We celebrate resolutely, for Jesus has shown us the path of loss we must follow to share His victory.
We celebrate every year in the spring, every first day of the week, and every morning as the sun begins to rise, for in Christ each new beginning is a tantalizing appetizer of the life of the age to come.
As the Church throughout the world celebrates Easter, we celebrate not just the event of Christ’s death and resurrection 2000 years ago. Easter is a celebration of God’s self-giving nature from creation to final consummation. More specifically, Easter is an act of worship that we perform in gratefulness and celebration of the incarnation, of Christ’s self-giving life, of his eventual giving up of his life on the cross, of his resurrection that overpowered death, and of his ascension where, as the first fruit of those who will be raised from the dead into eternal life, Jesus sat at the right hand of God to restore our pathetic human condition to its former glory and dignity bestowed on us at creation. Easter brings the self-giving acts of God to full circle. Together with the whole creation, we bow down and worship before the magnitude of the Triune God, before his grace and magnanimity towards us.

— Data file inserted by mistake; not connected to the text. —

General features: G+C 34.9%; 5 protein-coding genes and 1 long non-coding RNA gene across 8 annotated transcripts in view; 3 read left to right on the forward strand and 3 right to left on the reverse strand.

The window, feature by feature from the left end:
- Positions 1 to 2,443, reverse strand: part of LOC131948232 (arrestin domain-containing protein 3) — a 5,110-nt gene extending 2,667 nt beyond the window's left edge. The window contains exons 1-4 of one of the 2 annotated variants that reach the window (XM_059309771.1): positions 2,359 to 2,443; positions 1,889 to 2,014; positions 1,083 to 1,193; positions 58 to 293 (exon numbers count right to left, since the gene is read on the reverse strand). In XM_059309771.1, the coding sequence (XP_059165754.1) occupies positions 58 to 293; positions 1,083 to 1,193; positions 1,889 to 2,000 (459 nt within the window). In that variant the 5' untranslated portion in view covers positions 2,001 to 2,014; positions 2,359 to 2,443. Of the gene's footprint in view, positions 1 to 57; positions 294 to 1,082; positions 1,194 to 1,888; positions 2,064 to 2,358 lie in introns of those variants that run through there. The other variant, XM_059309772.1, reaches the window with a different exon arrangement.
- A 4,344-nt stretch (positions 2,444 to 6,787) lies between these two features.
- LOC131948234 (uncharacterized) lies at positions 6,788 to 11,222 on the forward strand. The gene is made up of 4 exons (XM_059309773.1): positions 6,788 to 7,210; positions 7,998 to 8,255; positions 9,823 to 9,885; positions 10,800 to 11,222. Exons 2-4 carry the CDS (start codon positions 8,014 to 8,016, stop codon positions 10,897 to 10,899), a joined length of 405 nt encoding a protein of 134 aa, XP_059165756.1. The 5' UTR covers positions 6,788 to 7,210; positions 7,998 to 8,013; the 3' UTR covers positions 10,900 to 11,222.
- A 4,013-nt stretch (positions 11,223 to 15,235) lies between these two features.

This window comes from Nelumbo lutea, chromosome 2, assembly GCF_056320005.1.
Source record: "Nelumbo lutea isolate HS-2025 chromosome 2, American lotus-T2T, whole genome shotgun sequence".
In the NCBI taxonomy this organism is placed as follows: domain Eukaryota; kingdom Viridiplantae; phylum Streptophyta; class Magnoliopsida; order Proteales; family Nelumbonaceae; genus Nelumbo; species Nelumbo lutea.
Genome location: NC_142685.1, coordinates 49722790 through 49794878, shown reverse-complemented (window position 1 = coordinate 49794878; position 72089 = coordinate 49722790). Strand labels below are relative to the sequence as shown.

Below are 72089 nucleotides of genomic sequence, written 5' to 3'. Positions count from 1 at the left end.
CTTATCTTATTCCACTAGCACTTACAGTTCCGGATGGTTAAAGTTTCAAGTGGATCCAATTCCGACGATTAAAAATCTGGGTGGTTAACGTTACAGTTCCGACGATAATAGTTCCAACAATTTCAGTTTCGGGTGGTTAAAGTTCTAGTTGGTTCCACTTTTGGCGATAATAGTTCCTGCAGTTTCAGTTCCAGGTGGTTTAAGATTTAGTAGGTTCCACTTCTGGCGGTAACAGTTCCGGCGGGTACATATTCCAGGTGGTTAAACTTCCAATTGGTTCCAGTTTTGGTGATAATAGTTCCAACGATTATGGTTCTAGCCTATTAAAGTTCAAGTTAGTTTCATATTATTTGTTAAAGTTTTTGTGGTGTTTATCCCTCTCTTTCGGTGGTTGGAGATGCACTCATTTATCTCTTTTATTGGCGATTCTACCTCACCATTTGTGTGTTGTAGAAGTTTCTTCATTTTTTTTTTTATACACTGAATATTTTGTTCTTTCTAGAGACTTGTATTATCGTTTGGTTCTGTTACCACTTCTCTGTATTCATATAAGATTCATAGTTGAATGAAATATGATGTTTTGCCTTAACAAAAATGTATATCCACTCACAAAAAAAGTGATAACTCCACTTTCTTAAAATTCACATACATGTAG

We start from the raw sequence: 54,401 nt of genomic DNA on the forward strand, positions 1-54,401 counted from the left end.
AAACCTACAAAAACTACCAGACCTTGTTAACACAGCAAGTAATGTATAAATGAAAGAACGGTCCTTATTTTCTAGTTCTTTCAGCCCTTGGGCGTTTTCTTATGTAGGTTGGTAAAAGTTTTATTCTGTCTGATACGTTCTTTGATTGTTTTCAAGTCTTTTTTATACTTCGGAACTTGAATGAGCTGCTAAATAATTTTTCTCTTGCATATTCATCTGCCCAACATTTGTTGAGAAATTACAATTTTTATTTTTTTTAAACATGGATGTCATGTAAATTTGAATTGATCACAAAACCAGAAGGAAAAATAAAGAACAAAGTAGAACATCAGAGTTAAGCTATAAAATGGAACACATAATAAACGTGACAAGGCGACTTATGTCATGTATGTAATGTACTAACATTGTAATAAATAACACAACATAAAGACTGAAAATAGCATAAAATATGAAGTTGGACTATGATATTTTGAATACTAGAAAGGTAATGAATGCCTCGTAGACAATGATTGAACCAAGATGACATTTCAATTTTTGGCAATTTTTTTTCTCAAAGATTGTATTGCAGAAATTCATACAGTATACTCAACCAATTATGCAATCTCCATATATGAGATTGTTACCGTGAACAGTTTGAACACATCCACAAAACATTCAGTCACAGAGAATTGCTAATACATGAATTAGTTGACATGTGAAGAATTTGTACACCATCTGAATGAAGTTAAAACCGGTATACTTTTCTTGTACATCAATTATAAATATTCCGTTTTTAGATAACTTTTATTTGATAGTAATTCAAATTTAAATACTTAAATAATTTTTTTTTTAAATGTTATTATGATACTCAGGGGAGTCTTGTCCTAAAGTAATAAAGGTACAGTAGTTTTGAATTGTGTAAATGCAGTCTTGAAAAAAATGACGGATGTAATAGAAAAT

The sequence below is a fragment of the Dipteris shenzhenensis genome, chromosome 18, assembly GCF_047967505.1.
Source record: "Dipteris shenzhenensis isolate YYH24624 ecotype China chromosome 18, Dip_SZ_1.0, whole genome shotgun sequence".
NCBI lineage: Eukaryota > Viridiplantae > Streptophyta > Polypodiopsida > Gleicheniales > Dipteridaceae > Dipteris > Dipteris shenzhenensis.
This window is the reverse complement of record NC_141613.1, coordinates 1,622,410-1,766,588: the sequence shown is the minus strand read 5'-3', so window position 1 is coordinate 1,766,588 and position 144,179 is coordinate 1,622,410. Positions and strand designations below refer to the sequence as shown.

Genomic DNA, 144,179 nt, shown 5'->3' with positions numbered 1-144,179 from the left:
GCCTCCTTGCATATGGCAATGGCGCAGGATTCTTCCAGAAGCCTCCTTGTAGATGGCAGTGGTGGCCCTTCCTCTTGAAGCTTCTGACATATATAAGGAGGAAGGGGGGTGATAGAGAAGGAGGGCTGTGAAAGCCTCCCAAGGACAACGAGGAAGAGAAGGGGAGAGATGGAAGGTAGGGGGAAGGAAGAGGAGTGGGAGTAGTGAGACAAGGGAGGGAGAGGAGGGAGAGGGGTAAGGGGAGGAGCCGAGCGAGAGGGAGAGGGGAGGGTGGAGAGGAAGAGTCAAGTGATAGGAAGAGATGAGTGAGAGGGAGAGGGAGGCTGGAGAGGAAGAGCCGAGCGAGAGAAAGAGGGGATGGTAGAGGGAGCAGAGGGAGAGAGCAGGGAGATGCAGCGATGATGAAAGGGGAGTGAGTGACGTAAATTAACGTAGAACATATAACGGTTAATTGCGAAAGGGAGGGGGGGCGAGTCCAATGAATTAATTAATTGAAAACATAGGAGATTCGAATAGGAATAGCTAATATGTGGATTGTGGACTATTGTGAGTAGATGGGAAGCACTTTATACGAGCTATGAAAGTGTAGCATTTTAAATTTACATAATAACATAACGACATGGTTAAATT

When we know that death is not the end, that Sunday comes after Friday, there is hope. As we celebrate Easter in a region whose map is colored by war and instability, we know that there is hope. There is hope that the broken-hearted will be healed. There is hope that those who mourn will be comforted. There is hope that the Risen Christ will give garment of praise instead of a spirit of heaviness, the oil of gladness instead of mourning, liberty instead of slavery. There is hope that the ruins will be restored, and peace will reign (Isaiah 61: 1–7). As we celebrate Easter, we are reminded that there is hope; hope that motivates us to press on as we continue following in this part of the world the risen Master. In other words, through Jesus’ death and resurrection we continue working alongside God to see that the promised eschatological transformation of our world becomes a reality.
The books of the bible narrate a thousand stories of transformation all wrapped up in one: God does not give up on His creation. When the earth lay in darkness, the voice of the creator ordered light. When Sarah’s womb lay barren, the voice of the creator ordered birth. When the people lay in captivity, the voice of the creator shouted freedom. When person after person lay in despair, the voice of the creator ordered hope. When the one and only son, the chosen savior and beloved heir, lay in the grasps of death, the voice of the creator thundered life. As we join the story of this creator, individuals and groups, may we continue to hear His voice, let there be light, and be His voice, let there be light. Above all, let us hold fast onto Jesus. It is good to be on his side. But woe be to us if we find ourselves on the side of darkness. His voice will tear us apart. Let there be light.